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Cited by 52 (5 self)
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We present zeroknowledge proofs and arguments for arithmetic circuits over finite prime fields, namely given a circuit, show in zeroknowledge that inputs can be selected leading to a given output. For a field GF (q), where q is an nbit prime, a circuit of size O(n), and error probability 2 , our protocols require communication of O(n ) bits. This is the same worstcast complexity as the trivial (non zeroknowledge) interactive proof where the prover just reveals the input values. If the circuit involves n multiplications, the best previously known methods would in general require communication of \Omega\Gamma n log n) bits. Variations of the
Some Recent Research Aspects of Threshold Cryptography
 In Proc. of the 1st Intl. Information Security Workshop
, 1997
"... In the traditional scenario in cryptography there is one sender, one receiver and an active or passive eavesdropper who is an opponent. Depending from the application the sender or the receiver (or both) need to use a secret key. Often we are not dealing with an individual sender/receiver, but the s ..."
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Cited by 44 (0 self)
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In the traditional scenario in cryptography there is one sender, one receiver and an active or passive eavesdropper who is an opponent. Depending from the application the sender or the receiver (or both) need to use a secret key. Often we are not dealing with an individual sender/receiver, but the sender/receiver is an organization. The goal of threshold cryptography is to present practical schemes to solve such problems without the need to use the more general methods of mental games. In this paper we survey some recent research results on this topic. In particular on: DSS based threshold signatures, robust threshold cryptography, threshold cryptography without a trusted dealer, more optimal secret sharing schemes for threshold cryptography, proactive threshold cryptography and its generalizations. 1
Privacypreserving distributed mining of association rules on horizontally partitioned data
 In The ACM SIGMOD Workshop on Research Issues on Data Mining and Knowledge Discovery (DMKD’02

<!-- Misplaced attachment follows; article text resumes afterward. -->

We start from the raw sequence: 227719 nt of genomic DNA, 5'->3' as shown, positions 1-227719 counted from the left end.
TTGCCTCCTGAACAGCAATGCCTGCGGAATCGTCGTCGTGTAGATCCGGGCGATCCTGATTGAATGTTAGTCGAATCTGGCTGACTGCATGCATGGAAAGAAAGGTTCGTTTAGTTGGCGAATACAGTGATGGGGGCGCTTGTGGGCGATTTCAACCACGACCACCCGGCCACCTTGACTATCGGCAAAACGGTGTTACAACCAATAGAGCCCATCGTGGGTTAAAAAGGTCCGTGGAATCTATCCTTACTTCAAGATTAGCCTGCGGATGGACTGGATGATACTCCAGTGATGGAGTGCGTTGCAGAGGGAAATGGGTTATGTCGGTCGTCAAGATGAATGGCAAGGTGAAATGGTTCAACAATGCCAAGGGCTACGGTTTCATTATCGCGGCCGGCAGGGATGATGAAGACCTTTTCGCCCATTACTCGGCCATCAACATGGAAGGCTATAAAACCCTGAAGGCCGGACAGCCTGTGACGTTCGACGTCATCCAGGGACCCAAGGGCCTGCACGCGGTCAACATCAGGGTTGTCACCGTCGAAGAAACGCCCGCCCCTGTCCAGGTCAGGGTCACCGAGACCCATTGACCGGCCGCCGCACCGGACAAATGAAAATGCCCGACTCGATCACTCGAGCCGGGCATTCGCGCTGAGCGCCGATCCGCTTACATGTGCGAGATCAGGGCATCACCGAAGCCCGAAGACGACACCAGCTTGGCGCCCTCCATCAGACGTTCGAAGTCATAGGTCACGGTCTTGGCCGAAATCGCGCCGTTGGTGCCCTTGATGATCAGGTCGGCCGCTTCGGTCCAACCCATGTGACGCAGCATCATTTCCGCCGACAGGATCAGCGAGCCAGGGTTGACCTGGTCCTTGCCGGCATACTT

"... Abstract—Data mining can extract important knowledge from large data collections—but sometimes these collections are split among various parties. Privacy concerns may prevent the parties from directly sharing the data and some types of information about the data. This paper addresses secure mining o ..."
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Cited by 41 (11 self)
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Abstract—Data mining can extract important knowledge from large data collections—but sometimes these collections are split among various parties. Privacy concerns may prevent the parties from directly sharing the data and some types of information about the data. This paper addresses secure mining of association rules over horizontally partitioned data. The methods incorporate cryptographic techniques to minimize the information shared, while adding little overhead to the mining task. Index Terms—Data mining, security, privacy. æ
Redistributing Secret Shares to New Access Structures and Its Applications
, 1997
"... Proactive secret sharing deals with refreshing secret shares, i.e., redistributing the shares of a secret to the original access structure. In this paper we focus on the general problem of redistributing shares of a secret key. Shares of a secret have been distributed such that access sets specified ..."
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Cited by 40 (0 self)
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Proactive secret sharing deals with refreshing secret shares, i.e., redistributing the shares of a secret to the original access structure. In this paper we focus on the general problem of redistributing shares of a secret key. Shares of a secret have been distributed such that access sets specified in the access structure \Gamma (e.g., toutofl) can access (or use) the secret. The problem is how to redistribute the secret, without recovering it, in such a way that those specified in the new access structure \Gamma 0 will be able to recover the secret. We also adapt our scheme such that it can be used in the context of threshold cryptography and discuss its applications to secure databases. 1 Introduction Since it invention, several improvements and variants of threshold schemes [6, 34] and general secret sharing [22] have been presented. In proactive secret sharing schemes [30, 20] (see also [10]), shares of a secret are being refreshed by the participants to avoid a mobile atta...